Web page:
August 22, 2012
By Dan Namowitz
Pilots who will be flying in western Iowa during the period of Sept. 4 to 21 should be sure to check the status of a temporary military operations area (TMOA) that could affect their flight planning, including the availability of several Victor airways.
The Hawki TMOA was established at the request of the Air Force to support annual training exercises. The TMOA will be established underneath the existing Crypt MOA complex, as AOPA reported May 2.
Active altitudes have been designated from 4,500 feet msl up to but not including 8,000 feet msl. The TMOA’s active times are scheduled from Sept. 4 to 11 between 0900 and 2030 CDT; Sept. 16 to 21 between 0730 and 0100 CDT; and at other times by notices to airmen.
AOPA submitted formal comments May 15 noting concern that the TMOA could render two Victor airways entirely unusable during periods of TMOA activation, and adversely affect use of three other routes.
The association recommended raising the floor of the TMOA to 6,000 feet to allow for bi-directional IFR traffic floor of 4,500 feet because radar coverage for IFR flights in the area is not available below 4,000 feet—possibly causing extensive route changes for many flights.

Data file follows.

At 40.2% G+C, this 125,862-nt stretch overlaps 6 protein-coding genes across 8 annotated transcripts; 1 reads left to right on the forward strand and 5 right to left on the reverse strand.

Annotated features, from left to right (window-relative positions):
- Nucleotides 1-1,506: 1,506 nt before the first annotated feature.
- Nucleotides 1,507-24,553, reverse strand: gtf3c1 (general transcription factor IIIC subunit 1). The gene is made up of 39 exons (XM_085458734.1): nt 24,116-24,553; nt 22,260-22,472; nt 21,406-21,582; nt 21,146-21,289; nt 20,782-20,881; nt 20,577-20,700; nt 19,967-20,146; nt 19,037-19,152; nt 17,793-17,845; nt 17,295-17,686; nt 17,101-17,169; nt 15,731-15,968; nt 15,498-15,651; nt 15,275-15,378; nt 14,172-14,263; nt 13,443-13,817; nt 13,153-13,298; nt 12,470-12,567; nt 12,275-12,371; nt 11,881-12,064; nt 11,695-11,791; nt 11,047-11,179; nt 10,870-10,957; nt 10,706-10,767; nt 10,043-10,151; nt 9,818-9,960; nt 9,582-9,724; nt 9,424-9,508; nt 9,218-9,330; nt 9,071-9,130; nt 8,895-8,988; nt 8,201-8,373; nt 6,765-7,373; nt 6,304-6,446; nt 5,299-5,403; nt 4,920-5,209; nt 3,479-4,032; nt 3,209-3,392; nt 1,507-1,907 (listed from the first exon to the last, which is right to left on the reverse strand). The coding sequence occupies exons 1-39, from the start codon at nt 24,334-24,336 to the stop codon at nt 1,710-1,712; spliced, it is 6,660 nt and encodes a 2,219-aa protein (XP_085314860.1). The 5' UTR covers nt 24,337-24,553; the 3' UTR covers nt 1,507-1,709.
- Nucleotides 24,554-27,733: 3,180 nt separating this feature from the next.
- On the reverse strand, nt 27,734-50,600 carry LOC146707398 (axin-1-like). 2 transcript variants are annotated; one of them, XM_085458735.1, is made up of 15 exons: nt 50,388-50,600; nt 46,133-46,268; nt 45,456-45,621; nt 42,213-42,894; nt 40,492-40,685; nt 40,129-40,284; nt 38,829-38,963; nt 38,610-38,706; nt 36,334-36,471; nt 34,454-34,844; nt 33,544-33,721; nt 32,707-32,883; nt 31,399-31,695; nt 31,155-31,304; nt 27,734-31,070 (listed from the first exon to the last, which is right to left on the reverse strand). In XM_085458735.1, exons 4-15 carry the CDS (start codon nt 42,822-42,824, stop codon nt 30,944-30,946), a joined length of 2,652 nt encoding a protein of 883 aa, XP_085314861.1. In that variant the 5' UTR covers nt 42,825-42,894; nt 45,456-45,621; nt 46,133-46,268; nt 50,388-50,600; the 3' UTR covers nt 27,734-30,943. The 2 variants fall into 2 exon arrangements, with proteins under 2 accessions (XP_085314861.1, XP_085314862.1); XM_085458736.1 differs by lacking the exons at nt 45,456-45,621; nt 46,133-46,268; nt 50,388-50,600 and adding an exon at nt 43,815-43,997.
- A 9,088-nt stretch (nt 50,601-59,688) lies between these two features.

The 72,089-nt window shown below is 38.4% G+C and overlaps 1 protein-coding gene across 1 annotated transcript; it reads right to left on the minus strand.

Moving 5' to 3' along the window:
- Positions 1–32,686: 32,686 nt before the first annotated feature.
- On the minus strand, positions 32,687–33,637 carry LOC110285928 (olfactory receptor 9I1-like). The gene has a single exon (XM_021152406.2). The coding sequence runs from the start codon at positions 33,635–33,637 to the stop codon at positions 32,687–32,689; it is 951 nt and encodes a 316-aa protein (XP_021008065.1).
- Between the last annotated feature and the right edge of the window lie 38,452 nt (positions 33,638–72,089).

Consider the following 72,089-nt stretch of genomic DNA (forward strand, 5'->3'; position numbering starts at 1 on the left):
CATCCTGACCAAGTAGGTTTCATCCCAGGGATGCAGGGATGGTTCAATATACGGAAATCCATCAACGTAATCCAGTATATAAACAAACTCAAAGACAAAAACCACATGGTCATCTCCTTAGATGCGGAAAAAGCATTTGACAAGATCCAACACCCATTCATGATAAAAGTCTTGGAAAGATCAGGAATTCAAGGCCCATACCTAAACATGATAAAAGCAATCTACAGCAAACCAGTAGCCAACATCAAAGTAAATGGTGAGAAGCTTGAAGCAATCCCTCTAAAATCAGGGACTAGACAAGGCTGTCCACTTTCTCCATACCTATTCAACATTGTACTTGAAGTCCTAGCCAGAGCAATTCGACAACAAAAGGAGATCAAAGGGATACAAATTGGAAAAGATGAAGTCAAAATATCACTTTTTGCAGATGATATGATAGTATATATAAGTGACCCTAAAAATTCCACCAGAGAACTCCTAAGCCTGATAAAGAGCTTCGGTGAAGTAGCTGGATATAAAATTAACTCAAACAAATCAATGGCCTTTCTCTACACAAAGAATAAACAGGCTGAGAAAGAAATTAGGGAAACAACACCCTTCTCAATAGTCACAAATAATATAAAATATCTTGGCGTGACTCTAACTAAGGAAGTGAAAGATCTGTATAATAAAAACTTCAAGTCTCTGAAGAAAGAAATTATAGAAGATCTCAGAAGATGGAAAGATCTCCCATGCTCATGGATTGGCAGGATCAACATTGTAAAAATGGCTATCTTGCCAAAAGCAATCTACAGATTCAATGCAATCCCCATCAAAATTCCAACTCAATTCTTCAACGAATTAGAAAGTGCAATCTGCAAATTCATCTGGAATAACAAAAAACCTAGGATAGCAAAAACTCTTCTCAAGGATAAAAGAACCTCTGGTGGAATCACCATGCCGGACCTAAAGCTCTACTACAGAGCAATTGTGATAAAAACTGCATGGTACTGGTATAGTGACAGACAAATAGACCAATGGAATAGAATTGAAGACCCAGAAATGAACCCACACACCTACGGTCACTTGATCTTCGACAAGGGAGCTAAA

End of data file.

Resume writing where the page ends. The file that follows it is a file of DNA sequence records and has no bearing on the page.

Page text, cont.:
The TMOA also could have an effect on the Iowa Aviation Promotion Group’s Fly Iowa airshow scheduled for Sept.15, in Atlantic, Iowa.
Pilots are urged to check notams frequently during the Sept. 4 to 21 period for active TMOA status and any changes to scheduled periods of TMOA activation.
FAA Systems and Airspace,
Pilot Safety and Skills
Pilots have formed a user group and launched a petition drive to save Runway 5/23 at Joplin Regional Airport in Joplin, Mo.
AOPA is urging Santa Rosa County officials who operate Peter Prince Field in Milton, Fla., to revise proposed rules to eliminate potential conflicts.
Your mission: Fly with eight F-15s to the Philippines, rejoin, refuel with air tankers, engage an unknown number of Red Air fighters, refuel again, and then return home to Okinawa. And fly with radio silence up to the first contact with the Red Air fighters.
AOPA thanks our members for their continued support in protecting the freedom to fly.